Last Updated: Fall 2016

(Please Note: I’m still in the process of compiling these, so they need to go through a quick edit. In general, they should be accurate, but may in their wording refer to specific courses)

If you have taken a course from me before, these will mostly be familiar to you. But you should take a couple of minutes to read through the following policies. If you have any questions, let me know.

Technology and Privacy: All course materials will be posted to a course website or linked. When my courses use a blog or Tumblr, and I ask you to participate on it, you may wish to shield your identity by only using your first name, or even a pseudonym. Either is okay, as long as I know who are and can give you credit for your work (obviously). If you have any concerns about the role of technology in my course, you should contact me. You should also plan to take advantage of email, chat, and/or face-to-face appointments for questions that come up along the way. Course assignments may be submitted in any relevant medium—for example, I accept essays posted to the site, emailed to me, or printed out and submitted in person.

Professionalism: It goes without saying that in the classroom, we should all adhere to basic standards of politeness and professionalism. This extends to the work you do online. Even if you’re working at home in pajamas, you’re still at work when you’re dealing with this class. Remain professional at all times. Disagreements may pop up as we talk through our topics, but they should be handled respectfully, as should peer reviews. Respect works both ways; I do my best to be courteous and fair in all situations and at all costs. If you ever feel that you’ve been treated otherwise, please come and talk to me about it.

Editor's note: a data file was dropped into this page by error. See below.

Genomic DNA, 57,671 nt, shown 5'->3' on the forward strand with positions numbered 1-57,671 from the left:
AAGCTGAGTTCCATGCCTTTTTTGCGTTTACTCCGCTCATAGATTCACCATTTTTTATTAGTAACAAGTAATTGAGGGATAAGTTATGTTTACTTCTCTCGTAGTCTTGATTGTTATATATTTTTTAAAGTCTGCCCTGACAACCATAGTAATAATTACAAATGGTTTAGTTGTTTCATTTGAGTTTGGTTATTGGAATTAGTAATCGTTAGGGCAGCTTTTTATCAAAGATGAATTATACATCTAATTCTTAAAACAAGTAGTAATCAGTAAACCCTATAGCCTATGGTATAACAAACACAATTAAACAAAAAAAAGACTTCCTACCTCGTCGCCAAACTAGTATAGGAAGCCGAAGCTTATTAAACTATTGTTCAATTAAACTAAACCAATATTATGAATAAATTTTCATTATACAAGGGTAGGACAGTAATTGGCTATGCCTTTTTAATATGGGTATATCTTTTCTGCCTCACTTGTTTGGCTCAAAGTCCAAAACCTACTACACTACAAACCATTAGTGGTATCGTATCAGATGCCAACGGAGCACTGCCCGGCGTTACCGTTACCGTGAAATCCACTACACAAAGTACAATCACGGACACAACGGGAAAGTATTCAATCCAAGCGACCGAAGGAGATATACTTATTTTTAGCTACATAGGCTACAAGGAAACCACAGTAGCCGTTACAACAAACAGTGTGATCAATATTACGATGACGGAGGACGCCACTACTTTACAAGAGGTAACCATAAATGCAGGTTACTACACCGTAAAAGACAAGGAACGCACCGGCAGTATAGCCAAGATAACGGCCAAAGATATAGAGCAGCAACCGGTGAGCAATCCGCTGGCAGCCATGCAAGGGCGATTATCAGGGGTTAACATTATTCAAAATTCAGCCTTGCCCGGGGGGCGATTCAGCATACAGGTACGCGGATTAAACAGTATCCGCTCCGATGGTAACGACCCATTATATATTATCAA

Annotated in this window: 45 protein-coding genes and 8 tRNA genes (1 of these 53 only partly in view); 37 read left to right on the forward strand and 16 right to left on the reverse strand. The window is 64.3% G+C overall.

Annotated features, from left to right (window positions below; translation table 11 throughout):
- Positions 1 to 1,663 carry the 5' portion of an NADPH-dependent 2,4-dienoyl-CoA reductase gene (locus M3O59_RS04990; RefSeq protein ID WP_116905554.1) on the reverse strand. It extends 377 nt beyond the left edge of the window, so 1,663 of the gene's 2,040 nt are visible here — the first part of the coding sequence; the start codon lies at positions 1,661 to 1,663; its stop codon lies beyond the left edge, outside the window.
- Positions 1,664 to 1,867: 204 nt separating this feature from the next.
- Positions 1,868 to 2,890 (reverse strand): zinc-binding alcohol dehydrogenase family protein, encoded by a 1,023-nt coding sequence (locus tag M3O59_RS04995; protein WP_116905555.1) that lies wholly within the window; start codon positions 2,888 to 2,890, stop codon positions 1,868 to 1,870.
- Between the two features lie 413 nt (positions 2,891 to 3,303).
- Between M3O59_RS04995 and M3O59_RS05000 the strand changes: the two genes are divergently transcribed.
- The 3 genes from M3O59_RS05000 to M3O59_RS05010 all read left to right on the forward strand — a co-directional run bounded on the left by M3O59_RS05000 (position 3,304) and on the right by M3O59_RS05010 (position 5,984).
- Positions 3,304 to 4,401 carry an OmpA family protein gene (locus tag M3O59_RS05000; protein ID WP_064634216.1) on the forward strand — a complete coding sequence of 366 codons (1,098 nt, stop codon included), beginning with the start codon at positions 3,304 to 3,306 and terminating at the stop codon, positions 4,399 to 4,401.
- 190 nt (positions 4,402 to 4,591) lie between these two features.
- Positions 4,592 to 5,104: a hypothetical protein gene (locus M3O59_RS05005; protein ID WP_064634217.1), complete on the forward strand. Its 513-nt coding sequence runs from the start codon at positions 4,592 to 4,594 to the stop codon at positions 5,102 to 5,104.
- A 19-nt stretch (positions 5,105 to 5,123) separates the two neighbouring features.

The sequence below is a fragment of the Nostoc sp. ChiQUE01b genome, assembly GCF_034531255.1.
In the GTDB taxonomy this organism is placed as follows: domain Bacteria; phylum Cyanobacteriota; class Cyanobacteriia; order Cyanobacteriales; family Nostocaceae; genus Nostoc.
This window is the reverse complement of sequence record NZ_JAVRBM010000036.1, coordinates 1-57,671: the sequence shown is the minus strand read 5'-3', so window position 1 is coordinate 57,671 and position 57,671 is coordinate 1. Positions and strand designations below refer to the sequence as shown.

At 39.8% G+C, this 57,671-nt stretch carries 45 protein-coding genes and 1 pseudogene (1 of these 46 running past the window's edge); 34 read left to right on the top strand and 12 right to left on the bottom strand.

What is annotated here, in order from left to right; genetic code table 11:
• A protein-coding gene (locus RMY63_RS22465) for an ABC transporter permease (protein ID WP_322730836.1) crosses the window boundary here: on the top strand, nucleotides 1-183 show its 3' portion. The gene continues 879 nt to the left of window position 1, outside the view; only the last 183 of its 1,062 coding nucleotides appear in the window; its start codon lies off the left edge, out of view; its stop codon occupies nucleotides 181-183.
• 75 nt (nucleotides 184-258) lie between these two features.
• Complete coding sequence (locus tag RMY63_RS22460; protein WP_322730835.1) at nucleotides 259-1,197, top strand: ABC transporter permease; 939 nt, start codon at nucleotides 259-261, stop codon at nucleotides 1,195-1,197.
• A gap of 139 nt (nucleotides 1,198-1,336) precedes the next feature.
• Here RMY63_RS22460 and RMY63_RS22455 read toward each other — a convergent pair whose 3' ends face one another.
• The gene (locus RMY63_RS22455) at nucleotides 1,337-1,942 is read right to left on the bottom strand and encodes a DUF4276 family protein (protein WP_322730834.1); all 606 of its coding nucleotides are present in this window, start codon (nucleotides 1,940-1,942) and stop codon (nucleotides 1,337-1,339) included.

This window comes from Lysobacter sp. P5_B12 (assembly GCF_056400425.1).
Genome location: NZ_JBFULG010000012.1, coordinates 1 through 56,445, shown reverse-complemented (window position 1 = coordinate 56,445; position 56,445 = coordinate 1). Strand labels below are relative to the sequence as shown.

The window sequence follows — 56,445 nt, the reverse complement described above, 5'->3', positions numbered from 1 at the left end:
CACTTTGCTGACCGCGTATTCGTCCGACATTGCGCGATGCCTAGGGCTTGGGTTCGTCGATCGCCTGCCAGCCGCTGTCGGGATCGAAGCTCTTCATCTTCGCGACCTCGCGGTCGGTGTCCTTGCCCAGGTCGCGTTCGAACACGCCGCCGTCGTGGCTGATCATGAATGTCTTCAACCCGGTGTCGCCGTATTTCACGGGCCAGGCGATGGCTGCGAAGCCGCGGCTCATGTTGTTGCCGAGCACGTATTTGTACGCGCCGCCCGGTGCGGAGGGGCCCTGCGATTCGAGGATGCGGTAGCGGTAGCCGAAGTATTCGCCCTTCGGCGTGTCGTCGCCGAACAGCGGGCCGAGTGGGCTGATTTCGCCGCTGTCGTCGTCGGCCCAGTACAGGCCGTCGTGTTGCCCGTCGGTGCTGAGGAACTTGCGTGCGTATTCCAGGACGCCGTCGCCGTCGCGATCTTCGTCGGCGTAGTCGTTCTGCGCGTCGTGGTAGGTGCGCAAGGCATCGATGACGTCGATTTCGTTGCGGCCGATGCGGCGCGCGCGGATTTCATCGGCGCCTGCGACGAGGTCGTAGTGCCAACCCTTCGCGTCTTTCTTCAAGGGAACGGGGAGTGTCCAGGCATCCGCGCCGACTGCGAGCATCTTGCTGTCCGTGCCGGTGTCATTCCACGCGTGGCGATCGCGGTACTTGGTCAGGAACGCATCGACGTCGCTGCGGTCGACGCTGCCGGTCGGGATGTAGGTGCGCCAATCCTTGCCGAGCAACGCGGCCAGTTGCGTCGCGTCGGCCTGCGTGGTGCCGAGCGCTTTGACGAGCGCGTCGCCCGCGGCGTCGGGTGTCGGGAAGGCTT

Participation and Attendance: Participation does not simply mean being present and available; it means responding promptly, thoughtfully, and constructively to one another’s writing and generally being a resource for the rest of us. You are expected to participate in all assignments, peer reviews, presentations, and face-to-face meetings with me and your classmates. Responses to drafts, readings, presentations, etc. are time-sensitive and cannot be made up.

You should be accustomed to reading for courses in the Writing Major, and balancing the work among your courses. When I ask you to read an essay or a chapter, I expect first that you will have read it before the class meeting where it is listed on our syllabus. Secondly, you should not simply be reading for information. The reading we do will help to structure and inform our class discussions, and I hope you will think carefully about it, disagree where relevant, be able to cite it in support of your own claims, and engage it in conversation.

This is an upper-division course that I assume most of you are taking as a requirement for your major. You should plan to attend every session, and you are expected to do so. At the same time, you may encounter unavoidable schedule conflicts, due to illness, outside obligations, etc. If you will not be in class, please notify me in advance, and turn in any work due prior to your absence. If you miss more than two full weeks of the course, without making some sort of arrangement with me, your grade for the course will suffer. I am willing to negotiate with you, but if you miss significant class time, I reserve the right to ask additional work of you if you still wish to pass the course.

Late Work: Depending upon the scope of the assignment, you may lose a letter grade or more if you submit it after the posted deadline, unless you have made a prior arrangement. I am typically willing to grant extensions, but I strongly prefer to do so in advance, not after you’ve missed a deadline.

Grade Disputes: If you have a question about your grade, please take 24 hours before you discuss it with me. Take some time to think about the situation and carefully formulate your argument. When we talk, you should have a specific rationale for why you deserve a higher grade. Then schedule a time to talk with me and we’ll discuss it.